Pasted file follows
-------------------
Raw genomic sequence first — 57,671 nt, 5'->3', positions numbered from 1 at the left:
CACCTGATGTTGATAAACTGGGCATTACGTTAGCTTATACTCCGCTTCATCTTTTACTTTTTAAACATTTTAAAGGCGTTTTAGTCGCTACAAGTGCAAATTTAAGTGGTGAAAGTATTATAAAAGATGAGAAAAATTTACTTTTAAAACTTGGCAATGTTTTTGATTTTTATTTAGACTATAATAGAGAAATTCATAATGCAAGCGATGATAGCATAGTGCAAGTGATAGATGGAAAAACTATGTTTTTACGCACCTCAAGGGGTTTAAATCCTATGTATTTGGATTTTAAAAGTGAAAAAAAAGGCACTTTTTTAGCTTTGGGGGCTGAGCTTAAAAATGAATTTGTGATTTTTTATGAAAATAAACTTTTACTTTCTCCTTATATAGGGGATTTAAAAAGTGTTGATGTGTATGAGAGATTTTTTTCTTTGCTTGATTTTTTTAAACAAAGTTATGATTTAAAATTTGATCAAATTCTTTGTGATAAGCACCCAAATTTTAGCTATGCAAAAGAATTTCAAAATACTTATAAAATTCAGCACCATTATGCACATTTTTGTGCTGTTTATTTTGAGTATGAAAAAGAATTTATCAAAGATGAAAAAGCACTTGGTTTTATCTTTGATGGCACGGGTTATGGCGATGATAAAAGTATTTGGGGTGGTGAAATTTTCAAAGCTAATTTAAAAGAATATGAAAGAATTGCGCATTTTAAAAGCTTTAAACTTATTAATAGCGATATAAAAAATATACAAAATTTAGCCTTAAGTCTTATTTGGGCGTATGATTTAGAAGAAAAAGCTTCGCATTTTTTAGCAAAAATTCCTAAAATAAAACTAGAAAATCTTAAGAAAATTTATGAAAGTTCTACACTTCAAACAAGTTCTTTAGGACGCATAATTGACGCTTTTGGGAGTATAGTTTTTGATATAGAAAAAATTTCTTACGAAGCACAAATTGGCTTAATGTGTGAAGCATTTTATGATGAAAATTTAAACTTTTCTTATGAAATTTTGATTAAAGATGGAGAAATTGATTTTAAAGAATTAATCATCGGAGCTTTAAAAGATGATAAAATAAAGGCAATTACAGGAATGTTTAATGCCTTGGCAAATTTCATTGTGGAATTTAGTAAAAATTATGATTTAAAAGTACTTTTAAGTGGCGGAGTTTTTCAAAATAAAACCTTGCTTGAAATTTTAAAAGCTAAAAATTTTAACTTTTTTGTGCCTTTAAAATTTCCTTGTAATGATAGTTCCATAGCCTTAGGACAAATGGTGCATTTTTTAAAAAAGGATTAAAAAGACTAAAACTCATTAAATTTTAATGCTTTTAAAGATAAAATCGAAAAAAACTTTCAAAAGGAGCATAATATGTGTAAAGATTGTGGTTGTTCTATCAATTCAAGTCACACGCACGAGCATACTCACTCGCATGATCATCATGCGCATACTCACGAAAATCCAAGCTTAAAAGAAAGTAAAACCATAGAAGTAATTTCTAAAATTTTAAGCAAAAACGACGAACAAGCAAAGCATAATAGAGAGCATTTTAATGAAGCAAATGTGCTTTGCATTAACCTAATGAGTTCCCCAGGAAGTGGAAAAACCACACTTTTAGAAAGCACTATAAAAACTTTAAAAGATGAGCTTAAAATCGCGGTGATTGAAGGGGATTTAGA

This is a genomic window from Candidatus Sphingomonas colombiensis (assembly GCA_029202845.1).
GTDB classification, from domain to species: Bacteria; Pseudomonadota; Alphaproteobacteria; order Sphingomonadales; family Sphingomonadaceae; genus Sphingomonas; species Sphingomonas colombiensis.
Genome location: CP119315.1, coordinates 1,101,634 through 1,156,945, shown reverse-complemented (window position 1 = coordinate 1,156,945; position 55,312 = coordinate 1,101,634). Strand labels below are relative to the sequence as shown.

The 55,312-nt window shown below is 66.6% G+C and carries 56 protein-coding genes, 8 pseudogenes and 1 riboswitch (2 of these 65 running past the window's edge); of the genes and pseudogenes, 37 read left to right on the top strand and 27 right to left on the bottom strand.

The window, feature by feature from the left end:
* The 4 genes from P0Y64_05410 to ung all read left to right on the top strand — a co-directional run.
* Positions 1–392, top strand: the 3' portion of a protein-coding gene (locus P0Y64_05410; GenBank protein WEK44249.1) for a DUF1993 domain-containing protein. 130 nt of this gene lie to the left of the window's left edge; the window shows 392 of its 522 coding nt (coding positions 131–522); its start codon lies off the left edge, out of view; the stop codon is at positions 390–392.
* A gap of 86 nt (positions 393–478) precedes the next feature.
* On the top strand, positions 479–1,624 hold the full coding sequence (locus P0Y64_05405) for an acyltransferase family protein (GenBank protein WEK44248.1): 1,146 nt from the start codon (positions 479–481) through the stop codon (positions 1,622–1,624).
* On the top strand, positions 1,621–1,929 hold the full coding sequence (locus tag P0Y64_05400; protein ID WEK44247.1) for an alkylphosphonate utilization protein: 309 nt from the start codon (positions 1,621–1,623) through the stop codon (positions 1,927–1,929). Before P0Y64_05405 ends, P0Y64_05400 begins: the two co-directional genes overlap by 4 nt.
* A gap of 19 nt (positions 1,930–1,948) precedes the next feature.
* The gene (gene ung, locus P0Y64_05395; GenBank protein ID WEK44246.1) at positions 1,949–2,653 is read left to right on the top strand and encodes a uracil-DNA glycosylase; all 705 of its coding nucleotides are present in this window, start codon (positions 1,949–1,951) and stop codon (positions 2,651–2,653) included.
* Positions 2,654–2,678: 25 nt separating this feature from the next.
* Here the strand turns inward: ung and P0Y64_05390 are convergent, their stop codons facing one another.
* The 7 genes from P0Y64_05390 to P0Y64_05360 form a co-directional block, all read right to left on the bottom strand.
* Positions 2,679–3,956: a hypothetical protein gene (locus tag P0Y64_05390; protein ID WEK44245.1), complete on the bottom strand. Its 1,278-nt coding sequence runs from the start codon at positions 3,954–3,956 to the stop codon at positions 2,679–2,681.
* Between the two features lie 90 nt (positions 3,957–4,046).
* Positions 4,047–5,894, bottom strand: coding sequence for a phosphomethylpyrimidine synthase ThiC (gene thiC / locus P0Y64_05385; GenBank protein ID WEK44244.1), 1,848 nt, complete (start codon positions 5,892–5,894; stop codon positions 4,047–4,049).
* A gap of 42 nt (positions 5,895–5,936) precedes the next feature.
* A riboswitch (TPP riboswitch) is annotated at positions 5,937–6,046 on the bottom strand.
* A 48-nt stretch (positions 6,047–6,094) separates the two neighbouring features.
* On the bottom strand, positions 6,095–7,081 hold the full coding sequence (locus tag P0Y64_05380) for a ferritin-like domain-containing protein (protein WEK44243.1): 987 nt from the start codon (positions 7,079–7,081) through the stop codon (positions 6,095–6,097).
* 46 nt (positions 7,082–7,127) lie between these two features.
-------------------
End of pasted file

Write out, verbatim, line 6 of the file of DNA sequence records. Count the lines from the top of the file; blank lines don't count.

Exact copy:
The 55,312-nt window shown below is 66.6% G+C and carries 56 protein-coding genes, 8 pseudogenes and 1 riboswitch (2 of these 65 running past the window's edge); of the genes and pseudogenes, 37 read left to right on the top strand and 27 right to left on the bottom strand.